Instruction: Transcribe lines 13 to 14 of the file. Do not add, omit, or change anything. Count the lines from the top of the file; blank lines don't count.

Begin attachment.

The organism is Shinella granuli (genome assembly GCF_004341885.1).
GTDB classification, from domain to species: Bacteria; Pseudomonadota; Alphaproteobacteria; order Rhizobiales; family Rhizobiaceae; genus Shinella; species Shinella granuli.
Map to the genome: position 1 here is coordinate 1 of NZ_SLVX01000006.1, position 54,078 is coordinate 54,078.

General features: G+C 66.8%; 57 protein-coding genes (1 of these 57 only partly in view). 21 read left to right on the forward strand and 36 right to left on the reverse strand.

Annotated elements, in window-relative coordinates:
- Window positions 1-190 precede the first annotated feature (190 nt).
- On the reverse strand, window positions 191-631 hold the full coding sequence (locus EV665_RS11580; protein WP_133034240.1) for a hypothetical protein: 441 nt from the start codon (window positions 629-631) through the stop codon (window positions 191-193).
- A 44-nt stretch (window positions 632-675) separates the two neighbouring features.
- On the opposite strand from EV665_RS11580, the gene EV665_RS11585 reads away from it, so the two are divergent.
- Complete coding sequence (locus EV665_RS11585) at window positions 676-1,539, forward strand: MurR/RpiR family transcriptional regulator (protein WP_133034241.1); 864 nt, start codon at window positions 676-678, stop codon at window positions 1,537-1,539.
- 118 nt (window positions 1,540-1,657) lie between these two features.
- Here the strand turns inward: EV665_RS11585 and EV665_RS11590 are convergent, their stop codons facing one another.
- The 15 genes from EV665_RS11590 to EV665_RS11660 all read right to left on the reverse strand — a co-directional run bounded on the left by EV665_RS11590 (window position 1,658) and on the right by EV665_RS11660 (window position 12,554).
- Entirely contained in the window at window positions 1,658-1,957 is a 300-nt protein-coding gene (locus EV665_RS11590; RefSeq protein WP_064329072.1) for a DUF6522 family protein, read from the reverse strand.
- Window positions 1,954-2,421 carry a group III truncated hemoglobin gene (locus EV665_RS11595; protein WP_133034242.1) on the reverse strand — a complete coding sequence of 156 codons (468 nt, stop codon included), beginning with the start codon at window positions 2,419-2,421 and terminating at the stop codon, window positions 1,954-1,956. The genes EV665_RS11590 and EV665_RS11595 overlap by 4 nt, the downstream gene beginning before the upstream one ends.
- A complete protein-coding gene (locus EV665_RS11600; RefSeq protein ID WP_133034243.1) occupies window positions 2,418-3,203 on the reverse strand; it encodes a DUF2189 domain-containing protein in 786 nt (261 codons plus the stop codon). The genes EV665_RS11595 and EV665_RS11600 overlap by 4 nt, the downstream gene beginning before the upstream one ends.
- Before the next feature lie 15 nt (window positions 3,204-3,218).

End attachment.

- The 15 genes from EV665_RS11590 to EV665_RS11660 all read right to left on the reverse strand — a co-directional run bounded on the left by EV665_RS11590 (window position 1,658) and on the right by EV665_RS11660 (window position 12,554).
- Entirely contained in the window at window positions 1,658-1,957 is a 300-nt protein-coding gene (locus EV665_RS11590; RefSeq protein WP_064329072.1) for a DUF6522 family protein, read from the reverse strand.